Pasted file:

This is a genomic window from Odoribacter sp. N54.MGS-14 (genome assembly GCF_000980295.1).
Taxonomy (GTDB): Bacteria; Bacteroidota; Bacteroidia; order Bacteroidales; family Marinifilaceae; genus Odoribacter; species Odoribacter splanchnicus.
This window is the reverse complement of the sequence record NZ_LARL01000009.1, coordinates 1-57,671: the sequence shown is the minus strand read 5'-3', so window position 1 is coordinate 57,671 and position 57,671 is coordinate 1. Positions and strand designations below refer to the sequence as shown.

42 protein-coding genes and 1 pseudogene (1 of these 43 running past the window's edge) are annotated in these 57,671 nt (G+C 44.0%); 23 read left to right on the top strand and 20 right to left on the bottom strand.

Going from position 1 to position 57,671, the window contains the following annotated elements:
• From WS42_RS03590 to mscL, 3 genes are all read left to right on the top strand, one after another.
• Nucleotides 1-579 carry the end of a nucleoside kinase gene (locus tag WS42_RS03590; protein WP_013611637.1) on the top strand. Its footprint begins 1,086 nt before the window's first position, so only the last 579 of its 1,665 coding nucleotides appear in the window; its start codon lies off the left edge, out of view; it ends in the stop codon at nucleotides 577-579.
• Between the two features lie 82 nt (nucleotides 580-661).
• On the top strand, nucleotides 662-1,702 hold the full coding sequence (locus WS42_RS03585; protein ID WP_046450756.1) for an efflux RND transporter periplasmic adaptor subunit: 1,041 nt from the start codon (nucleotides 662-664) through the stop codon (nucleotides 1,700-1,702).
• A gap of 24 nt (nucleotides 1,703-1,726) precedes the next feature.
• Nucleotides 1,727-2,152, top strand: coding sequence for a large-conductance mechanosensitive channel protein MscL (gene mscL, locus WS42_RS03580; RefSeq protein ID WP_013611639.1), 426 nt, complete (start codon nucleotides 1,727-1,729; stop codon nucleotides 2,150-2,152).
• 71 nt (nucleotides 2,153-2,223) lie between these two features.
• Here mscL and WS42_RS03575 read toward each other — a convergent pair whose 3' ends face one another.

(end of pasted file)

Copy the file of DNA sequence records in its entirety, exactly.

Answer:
This is a genomic window from Odoribacter sp. N54.MGS-14 (genome assembly GCF_000980295.1).
Taxonomy (GTDB): Bacteria; Bacteroidota; Bacteroidia; order Bacteroidales; family Marinifilaceae; genus Odoribacter; species Odoribacter splanchnicus.
This window is the reverse complement of the sequence record NZ_LARL01000009.1, coordinates 1-57,671: the sequence shown is the minus strand read 5'-3', so window position 1 is coordinate 57,671 and position 57,671 is coordinate 1. Positions and strand designations below refer to the sequence as shown.

42 protein-coding genes and 1 pseudogene (1 of these 43 running past the window's edge) are annotated in these 57,671 nt (G+C 44.0%); 23 read left to right on the top strand and 20 right to left on the bottom strand.

Going from position 1 to position 57,671, the window contains the following annotated elements:
• From WS42_RS03590 to mscL, 3 genes are all read left to right on the top strand, one after another.
• Nucleotides 1-579 carry the end of a nucleoside kinase gene (locus tag WS42_RS03590; protein WP_013611637.1) on the top strand. Its footprint begins 1,086 nt before the window's first position, so only the last 579 of its 1,665 coding nucleotides appear in the window; its start codon lies off the left edge, out of view; it ends in the stop codon at nucleotides 577-579.
• Between the two features lie 82 nt (nucleotides 580-661).
• On the top strand, nucleotides 662-1,702 hold the full coding sequence (locus WS42_RS03585; protein ID WP_046450756.1) for an efflux RND transporter periplasmic adaptor subunit: 1,041 nt from the start codon (nucleotides 662-664) through the stop codon (nucleotides 1,700-1,702).
• A gap of 24 nt (nucleotides 1,703-1,726) precedes the next feature.
• Nucleotides 1,727-2,152, top strand: coding sequence for a large-conductance mechanosensitive channel protein MscL (gene mscL, locus WS42_RS03580; RefSeq protein ID WP_013611639.1), 426 nt, complete (start codon nucleotides 1,727-1,729; stop codon nucleotides 2,150-2,152).
• 71 nt (nucleotides 2,153-2,223) lie between these two features.
• Here mscL and WS42_RS03575 read toward each other — a convergent pair whose 3' ends face one another.